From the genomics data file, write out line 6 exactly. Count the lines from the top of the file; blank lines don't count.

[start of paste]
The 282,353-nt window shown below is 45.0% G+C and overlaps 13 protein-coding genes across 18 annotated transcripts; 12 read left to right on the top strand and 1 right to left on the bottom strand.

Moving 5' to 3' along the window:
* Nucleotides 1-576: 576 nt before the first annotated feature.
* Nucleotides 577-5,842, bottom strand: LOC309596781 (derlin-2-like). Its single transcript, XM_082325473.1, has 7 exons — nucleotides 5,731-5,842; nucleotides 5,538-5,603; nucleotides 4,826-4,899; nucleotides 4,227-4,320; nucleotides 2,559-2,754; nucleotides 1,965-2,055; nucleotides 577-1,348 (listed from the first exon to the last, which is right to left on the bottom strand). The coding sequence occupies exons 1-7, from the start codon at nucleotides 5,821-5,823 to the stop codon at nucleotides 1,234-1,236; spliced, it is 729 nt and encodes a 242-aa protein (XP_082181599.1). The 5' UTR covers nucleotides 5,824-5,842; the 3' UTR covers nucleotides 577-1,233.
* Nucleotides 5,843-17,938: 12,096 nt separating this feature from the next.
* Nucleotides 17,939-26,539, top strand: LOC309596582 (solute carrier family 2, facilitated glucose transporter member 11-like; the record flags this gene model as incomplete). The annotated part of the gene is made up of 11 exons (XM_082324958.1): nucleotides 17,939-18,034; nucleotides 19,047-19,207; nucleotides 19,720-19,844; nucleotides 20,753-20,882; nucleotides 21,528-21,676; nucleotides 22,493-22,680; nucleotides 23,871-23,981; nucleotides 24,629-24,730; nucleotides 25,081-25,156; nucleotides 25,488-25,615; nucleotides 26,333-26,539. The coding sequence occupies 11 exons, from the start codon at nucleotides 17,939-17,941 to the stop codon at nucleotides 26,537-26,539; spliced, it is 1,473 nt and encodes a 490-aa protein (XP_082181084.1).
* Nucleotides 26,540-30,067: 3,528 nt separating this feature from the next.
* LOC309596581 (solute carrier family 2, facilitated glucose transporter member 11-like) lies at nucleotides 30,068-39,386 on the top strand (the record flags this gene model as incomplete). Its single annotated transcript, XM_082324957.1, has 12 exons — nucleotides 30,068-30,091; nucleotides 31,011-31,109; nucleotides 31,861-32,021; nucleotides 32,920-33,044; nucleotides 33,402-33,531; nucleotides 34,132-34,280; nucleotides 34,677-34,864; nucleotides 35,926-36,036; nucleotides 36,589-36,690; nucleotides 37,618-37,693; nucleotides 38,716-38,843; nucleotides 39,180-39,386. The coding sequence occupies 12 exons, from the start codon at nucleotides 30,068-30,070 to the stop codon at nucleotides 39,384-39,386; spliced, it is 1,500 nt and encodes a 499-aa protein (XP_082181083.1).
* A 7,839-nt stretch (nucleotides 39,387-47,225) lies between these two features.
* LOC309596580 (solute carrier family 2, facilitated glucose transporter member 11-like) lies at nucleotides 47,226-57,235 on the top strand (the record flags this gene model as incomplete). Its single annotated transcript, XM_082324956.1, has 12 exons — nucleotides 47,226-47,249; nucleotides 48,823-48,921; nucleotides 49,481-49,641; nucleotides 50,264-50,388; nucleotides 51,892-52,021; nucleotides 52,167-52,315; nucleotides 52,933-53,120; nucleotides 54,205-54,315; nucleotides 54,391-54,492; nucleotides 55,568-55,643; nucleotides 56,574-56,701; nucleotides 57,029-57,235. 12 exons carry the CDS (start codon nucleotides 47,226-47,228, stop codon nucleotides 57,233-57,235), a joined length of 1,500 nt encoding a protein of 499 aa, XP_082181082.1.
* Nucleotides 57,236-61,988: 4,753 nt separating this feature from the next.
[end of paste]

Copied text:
* Nucleotides 17,939-26,539, top strand: LOC309596582 (solute carrier family 2, facilitated glucose transporter member 11-like; the record flags this gene model as incomplete). The annotated part of the gene is made up of 11 exons (XM_082324958.1): nucleotides 17,939-18,034; nucleotides 19,047-19,207; nucleotides 19,720-19,844; nucleotides 20,753-20,882; nucleotides 21,528-21,676; nucleotides 22,493-22,680; nucleotides 23,871-23,981; nucleotides 24,629-24,730; nucleotides 25,081-25,156; nucleotides 25,488-25,615; nucleotides 26,333-26,539. The coding sequence occupies 11 exons, from the start codon at nucleotides 17,939-17,941 to the stop codon at nucleotides 26,537-26,539; spliced, it is 1,473 nt and encodes a 490-aa protein (XP_082181084.1).